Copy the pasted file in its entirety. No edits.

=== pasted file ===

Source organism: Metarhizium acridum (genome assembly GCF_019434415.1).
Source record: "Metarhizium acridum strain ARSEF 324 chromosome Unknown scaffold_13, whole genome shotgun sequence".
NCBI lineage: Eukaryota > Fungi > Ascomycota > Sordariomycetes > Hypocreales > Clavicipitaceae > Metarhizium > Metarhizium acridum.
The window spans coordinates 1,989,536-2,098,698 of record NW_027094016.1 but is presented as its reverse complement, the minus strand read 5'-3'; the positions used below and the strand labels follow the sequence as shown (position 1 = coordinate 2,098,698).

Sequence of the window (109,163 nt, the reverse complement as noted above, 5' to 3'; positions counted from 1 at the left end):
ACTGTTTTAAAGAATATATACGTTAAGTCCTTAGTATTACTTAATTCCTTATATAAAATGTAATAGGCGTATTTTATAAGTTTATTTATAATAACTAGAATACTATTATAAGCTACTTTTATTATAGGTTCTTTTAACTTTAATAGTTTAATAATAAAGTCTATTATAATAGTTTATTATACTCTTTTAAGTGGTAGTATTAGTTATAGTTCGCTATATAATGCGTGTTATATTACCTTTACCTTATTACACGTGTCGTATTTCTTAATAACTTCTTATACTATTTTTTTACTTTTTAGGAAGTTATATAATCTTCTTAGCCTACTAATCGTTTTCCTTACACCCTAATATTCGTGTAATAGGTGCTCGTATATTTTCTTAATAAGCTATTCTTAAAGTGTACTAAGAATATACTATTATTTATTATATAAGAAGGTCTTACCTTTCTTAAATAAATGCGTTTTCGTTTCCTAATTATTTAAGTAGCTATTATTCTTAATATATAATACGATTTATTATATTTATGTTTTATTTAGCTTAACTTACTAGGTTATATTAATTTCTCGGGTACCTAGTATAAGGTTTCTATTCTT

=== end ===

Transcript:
Source organism: Metarhizium acridum (genome assembly GCF_019434415.1).
Source record: "Metarhizium acridum strain ARSEF 324 chromosome Unknown scaffold_13, whole genome shotgun sequence".
NCBI lineage: Eukaryota > Fungi > Ascomycota > Sordariomycetes > Hypocreales > Clavicipitaceae > Metarhizium > Metarhizium acridum.
The window spans coordinates 1,989,536-2,098,698 of record NW_027094016.1 but is presented as its reverse complement, the minus strand read 5'-3'; the positions used below and the strand labels follow the sequence as shown (position 1 = coordinate 2,098,698).

Sequence of the window (109,163 nt, the reverse complement as noted above, 5' to 3'; positions counted from 1 at the left end):
ACTGTTTTAAAGAATATATACGTTAAGTCCTTAGTATTACTTAATTCCTTATATAAAATGTAATAGGCGTATTTTATAAGTTTATTTATAATAACTAGAATACTATTATAAGCTACTTTTATTATAGGTTCTTTTAACTTTAATAGTTTAATAATAAAGTCTATTATAATAGTTTATTATACTCTTTTAAGTGGTAGTATTAGTTATAGTTCGCTATATAATGCGTGTTATATTACCTTTACCTTATTACACGTGTCGTATTTCTTAATAACTTCTTATACTATTTTTTTACTTTTTAGGAAGTTATATAATCTTCTTAGCCTACTAATCGTTTTCCTTACACCCTAATATTCGTGTAATAGGTGCTCGTATATTTTCTTAATAAGCTATTCTTAAAGTGTACTAAGAATATACTATTATTTATTATATAAGAAGGTCTTACCTTTCTTAAATAAATGCGTTTTCGTTTCCTAATTATTTAAGTAGCTATTATTCTTAATATATAATACGATTTATTATATTTATGTTTTATTTAGCTTAACTTACTAGGTTATATTAATTTCTCGGGTACCTAGTATAAGGTTTCTATTCTT